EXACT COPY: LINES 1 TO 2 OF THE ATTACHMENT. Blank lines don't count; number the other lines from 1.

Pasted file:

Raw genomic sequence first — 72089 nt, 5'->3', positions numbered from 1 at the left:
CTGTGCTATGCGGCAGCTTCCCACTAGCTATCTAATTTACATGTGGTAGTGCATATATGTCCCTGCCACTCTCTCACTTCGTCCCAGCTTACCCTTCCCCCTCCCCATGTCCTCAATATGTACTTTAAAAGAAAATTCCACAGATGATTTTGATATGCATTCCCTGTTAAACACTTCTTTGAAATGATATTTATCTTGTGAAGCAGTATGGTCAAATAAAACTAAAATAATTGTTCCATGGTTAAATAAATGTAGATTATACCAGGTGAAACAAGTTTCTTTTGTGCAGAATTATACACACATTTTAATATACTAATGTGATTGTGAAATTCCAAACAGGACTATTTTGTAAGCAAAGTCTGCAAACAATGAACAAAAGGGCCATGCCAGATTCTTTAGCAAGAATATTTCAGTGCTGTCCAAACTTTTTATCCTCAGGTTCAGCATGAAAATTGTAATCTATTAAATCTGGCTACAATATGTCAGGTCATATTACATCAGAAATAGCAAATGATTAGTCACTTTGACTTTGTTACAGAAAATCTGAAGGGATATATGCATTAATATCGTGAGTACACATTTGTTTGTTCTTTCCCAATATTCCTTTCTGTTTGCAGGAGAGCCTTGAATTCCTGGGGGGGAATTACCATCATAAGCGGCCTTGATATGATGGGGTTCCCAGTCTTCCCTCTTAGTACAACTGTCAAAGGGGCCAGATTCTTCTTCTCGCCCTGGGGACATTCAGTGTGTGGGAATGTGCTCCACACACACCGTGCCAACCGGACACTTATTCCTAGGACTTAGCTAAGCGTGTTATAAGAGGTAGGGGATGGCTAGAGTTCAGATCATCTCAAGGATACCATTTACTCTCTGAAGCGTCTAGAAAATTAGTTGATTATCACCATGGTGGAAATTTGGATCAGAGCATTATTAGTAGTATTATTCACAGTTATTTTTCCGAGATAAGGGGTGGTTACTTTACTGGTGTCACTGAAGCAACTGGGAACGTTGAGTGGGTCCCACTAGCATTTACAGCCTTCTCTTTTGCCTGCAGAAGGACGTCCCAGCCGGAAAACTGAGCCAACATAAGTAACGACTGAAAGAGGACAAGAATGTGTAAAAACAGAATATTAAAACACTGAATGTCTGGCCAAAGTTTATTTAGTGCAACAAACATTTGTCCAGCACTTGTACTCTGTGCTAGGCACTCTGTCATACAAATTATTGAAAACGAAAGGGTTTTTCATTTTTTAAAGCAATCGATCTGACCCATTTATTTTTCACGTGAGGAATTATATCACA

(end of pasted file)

Raw genomic sequence first — 72089 nt, 5'->3', positions numbered from 1 at the left:
CTGTGCTATGCGGCAGCTTCCCACTAGCTATCTAATTTACATGTGGTAGTGCATATATGTCCCTGCCACTCTCTCACTTCGTCCCAGCTTACCCTTCCCCCTCCCCATGTCCTCAATATGTACTTTAAAAGAAAATTCCACAGATGATTTTGATATGCATTCCCTGTTAAACACTTCTTTGAAATGATATTTATCTTGTGAAGCAGTATGGTCAAATAAAACTAAAATAATTGTTCCATGGTTAAATAAATGTAGATTATACCAGGTGAAACAAGTTTCTTTTGTGCAGAATTATACACACATTTTAATATACTAATGTGATTGTGAAATTCCAAACAGGACTATTTTGTAAGCAAAGTCTGCAAACAATGAACAAAAGGGCCATGCCAGATTCTTTAGCAAGAATATTTCAGTGCTGTCCAAACTTTTTATCCTCAGGTTCAGCATGAAAATTGTAATCTATTAAATCTGGCTACAATATGTCAGGTCATATTACATCAGAAATAGCAAATGATTAGTCACTTTGACTTTGTTACAGAAAATCTGAAGGGATATATGCATTAATATCGTGAGTACACATTTGTTTGTTCTTTCCCAATATTCCTTTCTGTTTGCAGGAGAGCCTTGAATTCCTGGGGGGGAATTACCATCATAAGCGGCCTTGATATGATGGGGTTCCCAGTCTTCCCTCTTAGTACAACTGTCAAAGGGGCCAGATTCTTCTTCTCGCCCTGGGGACATTCAGTGTGTGGGAATGTGCTCCACACACACCGTGCCAACCGGACACTTATTCCTAGGACTTAGCTAAGCGTGTTATAAGAGGTAGGGGATGGCTAGAGTTCAGATCATCTCAAGGATACCATTTACTCTCTGAAGCGTCTAGAAAATTAGTTGATTATCACCATGGTGGAAATTTGGATCAGAGCATTATTAGTAGTATTATTCACAGTTATTTTTCCGAGATAAGGGGTGGTTACTTTACTGGTGTCACTGAAGCAACTGGGAACGTTGAGTGGGTCCCACTAGCATTTACAGCCTTCTCTTTTGCCTGCAGAAGGACGTCCCAGCCGGAAAACTGAGCCAACATAAGTAACGACTGAAAGAGGACAAGAATGTGTAAAAACAGAATATTAAAACACTGAATGTCTGGCCAAAGTTTATTTAGTGCAACAAACATTTGTCCAGCACTTGTACTCTGTGCTAGGCACTCTGTCATACAAATTATTGAAAACGAAAGGGTTTTTCATTTTTTAAAGCAATCGATCTGACCCATTTATTTTTCACGTGAGGAATTATATCACA